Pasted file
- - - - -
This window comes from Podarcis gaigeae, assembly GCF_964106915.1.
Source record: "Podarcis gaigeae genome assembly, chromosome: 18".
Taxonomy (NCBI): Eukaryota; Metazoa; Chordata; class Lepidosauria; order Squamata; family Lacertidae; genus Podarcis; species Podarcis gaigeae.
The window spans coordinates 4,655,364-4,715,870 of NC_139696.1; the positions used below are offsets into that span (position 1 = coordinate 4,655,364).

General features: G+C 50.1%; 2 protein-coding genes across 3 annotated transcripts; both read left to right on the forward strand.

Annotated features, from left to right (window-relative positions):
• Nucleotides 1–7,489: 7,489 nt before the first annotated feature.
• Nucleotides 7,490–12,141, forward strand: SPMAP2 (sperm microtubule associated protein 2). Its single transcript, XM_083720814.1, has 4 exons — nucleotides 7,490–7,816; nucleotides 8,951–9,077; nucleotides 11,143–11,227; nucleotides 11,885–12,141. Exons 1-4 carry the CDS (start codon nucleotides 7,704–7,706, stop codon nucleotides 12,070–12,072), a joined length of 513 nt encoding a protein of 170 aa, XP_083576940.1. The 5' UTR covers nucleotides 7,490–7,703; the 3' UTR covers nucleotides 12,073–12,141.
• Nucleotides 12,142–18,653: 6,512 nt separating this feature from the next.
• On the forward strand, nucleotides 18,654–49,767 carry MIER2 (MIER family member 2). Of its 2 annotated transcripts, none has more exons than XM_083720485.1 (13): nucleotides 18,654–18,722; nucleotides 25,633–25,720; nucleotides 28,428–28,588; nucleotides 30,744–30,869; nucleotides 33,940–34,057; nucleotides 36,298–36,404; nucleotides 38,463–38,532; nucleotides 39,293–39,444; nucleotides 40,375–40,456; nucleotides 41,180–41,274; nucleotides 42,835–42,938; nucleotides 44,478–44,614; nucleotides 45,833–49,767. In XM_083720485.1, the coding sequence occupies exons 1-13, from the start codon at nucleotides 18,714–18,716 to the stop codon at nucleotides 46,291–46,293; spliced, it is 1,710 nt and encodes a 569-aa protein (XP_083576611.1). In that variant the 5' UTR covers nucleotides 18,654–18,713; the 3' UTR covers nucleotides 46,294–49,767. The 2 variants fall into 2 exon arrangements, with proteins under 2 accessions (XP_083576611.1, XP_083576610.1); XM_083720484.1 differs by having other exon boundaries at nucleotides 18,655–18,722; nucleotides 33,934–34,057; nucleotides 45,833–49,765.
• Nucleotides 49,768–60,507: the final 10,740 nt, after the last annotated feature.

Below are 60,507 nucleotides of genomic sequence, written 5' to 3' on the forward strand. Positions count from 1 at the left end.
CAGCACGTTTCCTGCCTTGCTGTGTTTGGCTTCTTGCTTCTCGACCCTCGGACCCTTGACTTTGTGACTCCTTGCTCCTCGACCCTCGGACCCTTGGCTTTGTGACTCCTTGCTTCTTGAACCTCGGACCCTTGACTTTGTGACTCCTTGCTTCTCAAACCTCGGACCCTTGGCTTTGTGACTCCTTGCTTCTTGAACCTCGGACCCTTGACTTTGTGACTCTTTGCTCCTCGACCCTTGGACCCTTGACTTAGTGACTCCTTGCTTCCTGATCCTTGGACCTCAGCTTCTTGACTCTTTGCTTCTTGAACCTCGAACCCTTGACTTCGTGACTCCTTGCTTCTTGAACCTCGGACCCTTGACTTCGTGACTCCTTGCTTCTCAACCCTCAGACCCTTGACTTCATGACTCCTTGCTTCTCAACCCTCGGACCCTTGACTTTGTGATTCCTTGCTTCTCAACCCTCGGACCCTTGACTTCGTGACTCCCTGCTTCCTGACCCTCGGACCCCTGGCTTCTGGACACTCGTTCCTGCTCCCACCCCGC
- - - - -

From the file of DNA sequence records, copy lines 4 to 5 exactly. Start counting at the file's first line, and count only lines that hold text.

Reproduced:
The window spans coordinates 4,655,364-4,715,870 of NC_139696.1; the positions used below are offsets into that span (position 1 = coordinate 4,655,364).

General features: G+C 50.1%; 2 protein-coding genes across 3 annotated transcripts; both read left to right on the forward strand.